Finally, the PQ is united: Everybody wants Boisclair to go

While denying he is being disloyal, Duceppe did not rule out a run for PQ chief's job

PQ - leadership en jeu - la tourmente

Gilles Duceppe's appeal for sovereignty unity on Sunday evening was unnecessary.

Thanks in no small part to the Bloc Quebecois leader himself, the sovereignty movement has rarely been as united as it now is on the subject of Andre Boisclair's leadership of the Parti Quebecois.

It takes two sides to make a split in a movement or a party. And among sovereignists, there is no Boisclair side any more.

Counting the members of Boisclair's inner circle - which has shrunk so much it's actually more like a dot - there aren't a half-dozen sovereignists whose names might be familiar to the general public who have come out in defence of his leadership in recent days. One of them is Jacques Parizeau's wife, Lisette, but if that was intended to be a signal to Parizeau's hard-line followers, it seems to have been missed or ignored.

And since Boisclair publicly lashed out at Duceppe late last week for manoeuvring behind the scenes to replace him, sovereignists have even borrowed a phrase their arch-enemy Jean Charest has long used to sum up Boisclair: "lack of judgment."

They've also been talking about the "pressure" he has been under since the PQ was reduced to third-party status in the March 26 election, which many blame on his leadership. Translation: The brittle Boisclair is finally cracking. When Duceppe spoke of the pressure on Boisclair in the television interviews he did in reply to the PQ leader's attacks, he might as well have pointed his index finger toward his temple and twirled it in a circle.

Mind you, just because Boisclair sounded paranoid on the weekend doesn't mean that people, including Duceppe, aren't really out to get him.

Duceppe's television interviews were interesting above all for what he didn't say.
He ducked the question of whether Boisclair should stay on as PQ leader. He made no Shermanesque statement about neither seeking nor accepting the PQ leadership in the future. And he would not even commit himself, as he did before the 2006 federal election, to leading the Bloc in the next campaign.
In other words, even while denying that he has been disloyal to Boisclair, he let PQ members know he's available as a replacement. Thus, he helped undermine Boisclair's position, just as he had that of Boisclair's predecessor before the party confidence vote two years ago that resulted in Bernard Landry stepping down.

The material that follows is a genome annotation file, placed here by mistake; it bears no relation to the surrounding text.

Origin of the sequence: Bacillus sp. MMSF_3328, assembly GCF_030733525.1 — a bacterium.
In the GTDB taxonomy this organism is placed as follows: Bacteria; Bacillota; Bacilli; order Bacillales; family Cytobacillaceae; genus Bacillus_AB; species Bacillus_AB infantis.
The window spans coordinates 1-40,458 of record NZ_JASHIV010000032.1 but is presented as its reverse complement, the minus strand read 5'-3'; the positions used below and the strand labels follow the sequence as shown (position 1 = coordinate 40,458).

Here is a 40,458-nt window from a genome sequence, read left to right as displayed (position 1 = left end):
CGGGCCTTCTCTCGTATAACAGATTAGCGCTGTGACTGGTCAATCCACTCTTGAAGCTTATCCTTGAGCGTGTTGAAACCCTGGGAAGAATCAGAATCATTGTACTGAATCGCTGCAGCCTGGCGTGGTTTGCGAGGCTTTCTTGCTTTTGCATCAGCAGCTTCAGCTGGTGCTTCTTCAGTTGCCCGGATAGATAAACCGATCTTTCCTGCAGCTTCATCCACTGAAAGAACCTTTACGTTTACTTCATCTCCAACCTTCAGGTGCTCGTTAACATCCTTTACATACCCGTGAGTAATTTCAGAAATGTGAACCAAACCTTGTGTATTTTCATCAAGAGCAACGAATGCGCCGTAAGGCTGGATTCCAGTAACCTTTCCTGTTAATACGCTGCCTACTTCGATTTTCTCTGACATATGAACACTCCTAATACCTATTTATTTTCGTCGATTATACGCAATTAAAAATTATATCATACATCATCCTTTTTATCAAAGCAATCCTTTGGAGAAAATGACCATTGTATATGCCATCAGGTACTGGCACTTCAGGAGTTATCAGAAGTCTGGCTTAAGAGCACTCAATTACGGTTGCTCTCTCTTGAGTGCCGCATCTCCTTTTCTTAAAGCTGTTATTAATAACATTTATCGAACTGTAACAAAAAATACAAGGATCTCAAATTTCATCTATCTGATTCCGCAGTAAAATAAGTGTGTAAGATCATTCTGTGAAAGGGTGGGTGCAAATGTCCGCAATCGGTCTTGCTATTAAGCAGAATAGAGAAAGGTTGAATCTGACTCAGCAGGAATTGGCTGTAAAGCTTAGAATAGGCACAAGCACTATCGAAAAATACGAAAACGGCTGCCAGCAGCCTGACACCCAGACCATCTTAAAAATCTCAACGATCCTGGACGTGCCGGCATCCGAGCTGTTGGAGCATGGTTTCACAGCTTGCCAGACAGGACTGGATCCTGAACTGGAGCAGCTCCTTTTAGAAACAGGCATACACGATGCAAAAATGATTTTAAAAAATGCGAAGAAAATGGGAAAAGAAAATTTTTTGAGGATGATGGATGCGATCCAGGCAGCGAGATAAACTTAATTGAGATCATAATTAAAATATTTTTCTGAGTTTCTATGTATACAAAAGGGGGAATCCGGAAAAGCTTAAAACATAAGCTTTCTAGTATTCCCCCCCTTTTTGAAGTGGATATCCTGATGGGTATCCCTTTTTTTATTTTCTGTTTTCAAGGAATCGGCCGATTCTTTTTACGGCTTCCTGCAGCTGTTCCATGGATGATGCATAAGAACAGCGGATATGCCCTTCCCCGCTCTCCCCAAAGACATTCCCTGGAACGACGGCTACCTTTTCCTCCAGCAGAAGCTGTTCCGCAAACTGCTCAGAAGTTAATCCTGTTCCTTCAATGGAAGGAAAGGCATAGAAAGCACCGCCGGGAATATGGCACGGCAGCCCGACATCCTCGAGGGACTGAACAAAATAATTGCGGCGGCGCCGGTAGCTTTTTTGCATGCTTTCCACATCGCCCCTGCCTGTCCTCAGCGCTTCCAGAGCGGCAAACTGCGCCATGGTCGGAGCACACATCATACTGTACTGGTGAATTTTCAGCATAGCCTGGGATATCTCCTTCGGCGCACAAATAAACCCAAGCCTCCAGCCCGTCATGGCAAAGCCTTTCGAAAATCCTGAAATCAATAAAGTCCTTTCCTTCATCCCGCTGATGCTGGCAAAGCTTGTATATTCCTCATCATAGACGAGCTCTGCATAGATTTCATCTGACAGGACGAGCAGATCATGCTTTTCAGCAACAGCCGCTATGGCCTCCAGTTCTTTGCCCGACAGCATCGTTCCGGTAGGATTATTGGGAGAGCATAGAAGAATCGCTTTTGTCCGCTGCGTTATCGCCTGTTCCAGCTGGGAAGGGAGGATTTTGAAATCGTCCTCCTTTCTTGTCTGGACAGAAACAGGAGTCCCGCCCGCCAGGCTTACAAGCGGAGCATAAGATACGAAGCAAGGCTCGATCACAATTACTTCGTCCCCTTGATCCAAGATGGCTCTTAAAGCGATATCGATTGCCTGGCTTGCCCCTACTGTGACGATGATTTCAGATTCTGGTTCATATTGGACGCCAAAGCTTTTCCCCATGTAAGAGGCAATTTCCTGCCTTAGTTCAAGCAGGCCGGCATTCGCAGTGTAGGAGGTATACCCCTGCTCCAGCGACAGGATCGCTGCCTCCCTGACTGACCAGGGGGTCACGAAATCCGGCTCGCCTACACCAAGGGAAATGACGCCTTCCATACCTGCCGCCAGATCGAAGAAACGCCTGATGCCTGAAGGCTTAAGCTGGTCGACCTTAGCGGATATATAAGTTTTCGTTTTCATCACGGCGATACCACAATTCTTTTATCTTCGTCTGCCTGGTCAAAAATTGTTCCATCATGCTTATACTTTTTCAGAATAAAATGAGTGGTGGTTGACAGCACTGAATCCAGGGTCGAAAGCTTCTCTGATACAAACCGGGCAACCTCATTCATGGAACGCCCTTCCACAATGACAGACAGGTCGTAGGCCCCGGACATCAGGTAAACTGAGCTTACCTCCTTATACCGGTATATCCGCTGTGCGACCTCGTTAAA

With polls showing that Duceppe was more popular than Landry, the Bloc leader upstaged Landry with a campaign-style speech at the PQ convention on the eve of the confidence vote. Landry fell only a few votes short of the minimum he needed to stay on, and Duceppe made the difference.

But Duceppe's reputation for authoritarian leadership left the PQ caucus cold. And when not a single PQ member of the National Assembly invited him to run for the vacant leadership, he got the message and stayed in the comfort of Ottawa. The PQ, hoping to rejuvenate its image, turned instead to Boisclair, which maybe even he now realizes was a mistake.

The PQ's situation is more desperate now, and the caucus seems more receptive to Duceppe, since some of its members are said to be working actively, with or without his blessing, to dump Boisclair and bring him in.
And while being leader of the dysfunctional PQ is no sinecure, Duceppe might have reached the conclusion that as long as Boisclair has the job, the spillover effect on the Bloc makes its prospects as bleak as those of the PQ itself.

The Quebec Liberals might also have reason to hope for Duceppe to become the latest federal leader to heed the call to come to Quebec for the good of his cause, as Lucien Bouchard and Charest did. For the main threat to the Liberals now comes from Mario Dumont's Action democratique du Quebec. And there might be no other potential PQ leader capable of reviving the party enough that it can continue to split the nationalist vote with the ADQ. The enemy of the Liberals' enemy is their friend.

If he is, then Dumont might miss Boisclair more than the latter's own party will.

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